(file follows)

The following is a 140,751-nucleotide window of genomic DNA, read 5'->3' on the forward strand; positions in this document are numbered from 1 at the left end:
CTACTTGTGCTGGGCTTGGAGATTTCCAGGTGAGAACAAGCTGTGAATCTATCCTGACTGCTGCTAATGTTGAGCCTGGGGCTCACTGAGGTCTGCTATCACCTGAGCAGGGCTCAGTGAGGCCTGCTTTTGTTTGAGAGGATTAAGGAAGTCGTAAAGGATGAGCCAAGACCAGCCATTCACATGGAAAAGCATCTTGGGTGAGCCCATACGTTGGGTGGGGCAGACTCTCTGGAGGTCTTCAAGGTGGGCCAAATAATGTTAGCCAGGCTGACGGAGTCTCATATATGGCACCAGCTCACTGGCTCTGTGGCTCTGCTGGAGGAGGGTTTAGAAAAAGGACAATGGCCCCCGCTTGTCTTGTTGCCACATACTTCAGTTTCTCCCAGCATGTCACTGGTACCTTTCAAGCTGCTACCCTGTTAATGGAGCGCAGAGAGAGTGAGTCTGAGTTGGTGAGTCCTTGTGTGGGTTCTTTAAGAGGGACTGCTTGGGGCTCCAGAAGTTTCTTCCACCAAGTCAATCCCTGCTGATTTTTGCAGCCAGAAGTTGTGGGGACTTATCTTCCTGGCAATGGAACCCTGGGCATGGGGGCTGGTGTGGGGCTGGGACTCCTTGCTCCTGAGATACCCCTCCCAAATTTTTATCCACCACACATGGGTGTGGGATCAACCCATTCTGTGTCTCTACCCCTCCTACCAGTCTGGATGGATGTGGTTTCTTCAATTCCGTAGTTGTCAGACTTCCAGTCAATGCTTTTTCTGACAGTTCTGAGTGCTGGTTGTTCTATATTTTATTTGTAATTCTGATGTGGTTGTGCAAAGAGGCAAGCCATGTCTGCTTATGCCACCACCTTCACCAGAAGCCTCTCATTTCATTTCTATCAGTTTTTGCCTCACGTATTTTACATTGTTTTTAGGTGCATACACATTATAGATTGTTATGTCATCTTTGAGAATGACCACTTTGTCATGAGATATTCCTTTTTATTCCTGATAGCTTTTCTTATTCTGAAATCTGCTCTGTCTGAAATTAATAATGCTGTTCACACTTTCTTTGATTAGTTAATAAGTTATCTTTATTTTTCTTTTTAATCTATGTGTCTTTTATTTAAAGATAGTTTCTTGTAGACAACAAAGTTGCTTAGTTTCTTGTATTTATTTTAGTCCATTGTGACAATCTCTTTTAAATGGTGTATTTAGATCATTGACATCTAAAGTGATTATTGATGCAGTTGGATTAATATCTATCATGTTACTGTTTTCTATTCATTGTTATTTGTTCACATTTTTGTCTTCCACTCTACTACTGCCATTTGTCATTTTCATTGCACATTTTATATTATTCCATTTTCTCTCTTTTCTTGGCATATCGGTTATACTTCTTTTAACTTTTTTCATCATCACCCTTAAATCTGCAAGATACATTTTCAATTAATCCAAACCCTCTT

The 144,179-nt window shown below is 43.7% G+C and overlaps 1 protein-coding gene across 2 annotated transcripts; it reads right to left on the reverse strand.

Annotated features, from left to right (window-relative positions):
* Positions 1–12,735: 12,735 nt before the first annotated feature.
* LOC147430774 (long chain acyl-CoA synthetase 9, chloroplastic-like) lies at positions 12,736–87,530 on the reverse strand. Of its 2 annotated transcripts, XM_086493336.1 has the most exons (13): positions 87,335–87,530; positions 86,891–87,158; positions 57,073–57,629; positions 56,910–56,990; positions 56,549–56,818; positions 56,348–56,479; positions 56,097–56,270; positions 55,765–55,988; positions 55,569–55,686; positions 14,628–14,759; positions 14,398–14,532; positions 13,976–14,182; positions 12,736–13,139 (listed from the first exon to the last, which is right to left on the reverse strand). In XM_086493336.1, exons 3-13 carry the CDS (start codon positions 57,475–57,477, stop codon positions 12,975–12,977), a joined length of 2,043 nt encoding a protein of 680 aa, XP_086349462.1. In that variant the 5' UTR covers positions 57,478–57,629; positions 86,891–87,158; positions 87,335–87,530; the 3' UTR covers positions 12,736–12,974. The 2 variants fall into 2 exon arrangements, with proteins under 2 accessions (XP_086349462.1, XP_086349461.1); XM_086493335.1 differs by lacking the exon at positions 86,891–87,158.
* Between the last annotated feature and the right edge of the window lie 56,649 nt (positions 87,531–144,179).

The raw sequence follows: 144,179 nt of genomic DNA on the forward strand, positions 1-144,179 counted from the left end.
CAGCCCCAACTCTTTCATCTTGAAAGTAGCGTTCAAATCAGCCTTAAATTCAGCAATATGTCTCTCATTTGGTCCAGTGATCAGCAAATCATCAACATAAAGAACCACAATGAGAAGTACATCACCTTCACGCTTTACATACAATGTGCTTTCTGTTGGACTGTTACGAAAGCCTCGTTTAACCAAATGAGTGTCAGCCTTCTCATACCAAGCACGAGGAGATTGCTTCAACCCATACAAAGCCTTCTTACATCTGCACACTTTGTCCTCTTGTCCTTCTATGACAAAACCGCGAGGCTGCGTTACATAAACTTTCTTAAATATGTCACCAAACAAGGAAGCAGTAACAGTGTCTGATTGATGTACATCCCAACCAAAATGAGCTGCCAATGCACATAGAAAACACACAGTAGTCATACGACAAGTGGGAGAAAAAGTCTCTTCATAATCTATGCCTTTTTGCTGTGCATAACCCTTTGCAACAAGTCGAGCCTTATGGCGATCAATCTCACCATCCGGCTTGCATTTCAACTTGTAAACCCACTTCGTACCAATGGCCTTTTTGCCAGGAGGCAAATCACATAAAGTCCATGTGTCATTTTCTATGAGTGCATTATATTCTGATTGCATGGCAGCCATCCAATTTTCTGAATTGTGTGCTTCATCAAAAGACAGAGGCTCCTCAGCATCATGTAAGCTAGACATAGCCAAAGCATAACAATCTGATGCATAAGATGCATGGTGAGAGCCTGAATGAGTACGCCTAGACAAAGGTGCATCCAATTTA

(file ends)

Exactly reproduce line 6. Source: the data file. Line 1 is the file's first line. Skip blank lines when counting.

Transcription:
* LOC147430774 (long chain acyl-CoA synthetase 9, chloroplastic-like) lies at positions 12,736–87,530 on the reverse strand. Of its 2 annotated transcripts, XM_086493336.1 has the most exons (13): positions 87,335–87,530; positions 86,891–87,158; positions 57,073–57,629; positions 56,910–56,990; positions 56,549–56,818; positions 56,348–56,479; positions 56,097–56,270; positions 55,765–55,988; positions 55,569–55,686; positions 14,628–14,759; positions 14,398–14,532; positions 13,976–14,182; positions 12,736–13,139 (listed from the first exon to the last, which is right to left on the reverse strand). In XM_086493336.1, exons 3-13 carry the CDS (start codon positions 57,475–57,477, stop codon positions 12,975–12,977), a joined length of 2,043 nt encoding a protein of 680 aa, XP_086349462.1. In that variant the 5' UTR covers positions 57,478–57,629; positions 86,891–87,158; positions 87,335–87,530; the 3' UTR covers positions 12,736–12,974. The 2 variants fall into 2 exon arrangements, with proteins under 2 accessions (XP_086349462.1, XP_086349461.1); XM_086493335.1 differs by lacking the exon at positions 86,891–87,158.